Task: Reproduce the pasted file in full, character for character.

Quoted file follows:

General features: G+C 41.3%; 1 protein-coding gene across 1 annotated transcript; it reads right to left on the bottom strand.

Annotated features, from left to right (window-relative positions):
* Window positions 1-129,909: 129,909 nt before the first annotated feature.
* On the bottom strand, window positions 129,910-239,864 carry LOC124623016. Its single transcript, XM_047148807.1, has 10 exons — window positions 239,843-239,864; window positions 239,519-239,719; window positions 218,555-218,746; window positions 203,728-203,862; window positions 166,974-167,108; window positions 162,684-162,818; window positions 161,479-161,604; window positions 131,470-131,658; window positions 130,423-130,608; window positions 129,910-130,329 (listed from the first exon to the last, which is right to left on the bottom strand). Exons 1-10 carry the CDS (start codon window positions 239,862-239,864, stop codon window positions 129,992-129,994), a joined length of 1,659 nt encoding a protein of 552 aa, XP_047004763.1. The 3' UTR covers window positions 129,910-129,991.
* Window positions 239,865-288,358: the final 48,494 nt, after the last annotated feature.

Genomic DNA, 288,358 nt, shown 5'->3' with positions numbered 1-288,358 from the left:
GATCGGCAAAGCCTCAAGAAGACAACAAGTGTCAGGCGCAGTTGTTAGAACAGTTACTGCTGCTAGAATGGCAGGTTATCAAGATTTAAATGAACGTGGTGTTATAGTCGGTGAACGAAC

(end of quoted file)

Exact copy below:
General features: G+C 41.3%; 1 protein-coding gene across 1 annotated transcript; it reads right to left on the bottom strand.

Annotated features, from left to right (window-relative positions):
* Window positions 1-129,909: 129,909 nt before the first annotated feature.
* On the bottom strand, window positions 129,910-239,864 carry LOC124623016. Its single transcript, XM_047148807.1, has 10 exons — window positions 239,843-239,864; window positions 239,519-239,719; window positions 218,555-218,746; window positions 203,728-203,862; window positions 166,974-167,108; window positions 162,684-162,818; window positions 161,479-161,604; window positions 131,470-131,658; window positions 130,423-130,608; window positions 129,910-130,329 (listed from the first exon to the last, which is right to left on the bottom strand). Exons 1-10 carry the CDS (start codon window positions 239,862-239,864, stop codon window positions 129,992-129,994), a joined length of 1,659 nt encoding a protein of 552 aa, XP_047004763.1. The 3' UTR covers window positions 129,910-129,991.
* Window positions 239,865-288,358: the final 48,494 nt, after the last annotated feature.

Genomic DNA, 288,358 nt, shown 5'->3' with positions numbered 1-288,358 from the left:
GATCGGCAAAGCCTCAAGAAGACAACAAGTGTCAGGCGCAGTTGTTAGAACAGTTACTGCTGCTAGAATGGCAGGTTATCAAGATTTAAATGAACGTGGTGTTATAGTCGGTGAACGAAC